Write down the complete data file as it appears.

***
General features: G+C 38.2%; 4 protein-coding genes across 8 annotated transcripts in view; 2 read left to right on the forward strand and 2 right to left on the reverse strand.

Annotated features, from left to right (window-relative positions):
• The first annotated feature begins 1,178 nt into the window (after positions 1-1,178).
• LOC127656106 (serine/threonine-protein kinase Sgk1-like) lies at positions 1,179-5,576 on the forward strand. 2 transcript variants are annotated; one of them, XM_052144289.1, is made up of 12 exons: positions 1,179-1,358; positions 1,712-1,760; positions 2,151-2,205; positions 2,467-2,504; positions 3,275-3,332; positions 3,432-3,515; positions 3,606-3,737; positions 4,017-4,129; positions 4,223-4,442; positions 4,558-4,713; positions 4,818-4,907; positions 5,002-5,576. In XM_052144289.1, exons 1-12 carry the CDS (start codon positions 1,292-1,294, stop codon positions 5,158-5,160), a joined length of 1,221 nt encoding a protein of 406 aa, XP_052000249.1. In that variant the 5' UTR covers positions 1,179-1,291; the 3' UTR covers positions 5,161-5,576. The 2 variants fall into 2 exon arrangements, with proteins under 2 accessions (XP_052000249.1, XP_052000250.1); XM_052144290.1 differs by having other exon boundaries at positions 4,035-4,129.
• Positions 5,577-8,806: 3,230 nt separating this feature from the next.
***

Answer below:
General features: G+C 38.2%; 4 protein-coding genes across 8 annotated transcripts in view; 2 read left to right on the forward strand and 2 right to left on the reverse strand.

Annotated features, from left to right (window-relative positions):
• The first annotated feature begins 1,178 nt into the window (after positions 1-1,178).
• LOC127656106 (serine/threonine-protein kinase Sgk1-like) lies at positions 1,179-5,576 on the forward strand. 2 transcript variants are annotated; one of them, XM_052144289.1, is made up of 12 exons: positions 1,179-1,358; positions 1,712-1,760; positions 2,151-2,205; positions 2,467-2,504; positions 3,275-3,332; positions 3,432-3,515; positions 3,606-3,737; positions 4,017-4,129; positions 4,223-4,442; positions 4,558-4,713; positions 4,818-4,907; positions 5,002-5,576. In XM_052144289.1, exons 1-12 carry the CDS (start codon positions 1,292-1,294, stop codon positions 5,158-5,160), a joined length of 1,221 nt encoding a protein of 406 aa, XP_052000249.1. In that variant the 5' UTR covers positions 1,179-1,291; the 3' UTR covers positions 5,161-5,576. The 2 variants fall into 2 exon arrangements, with proteins under 2 accessions (XP_052000249.1, XP_052000250.1); XM_052144290.1 differs by having other exon boundaries at positions 4,035-4,129.
• Positions 5,577-8,806: 3,230 nt separating this feature from the next.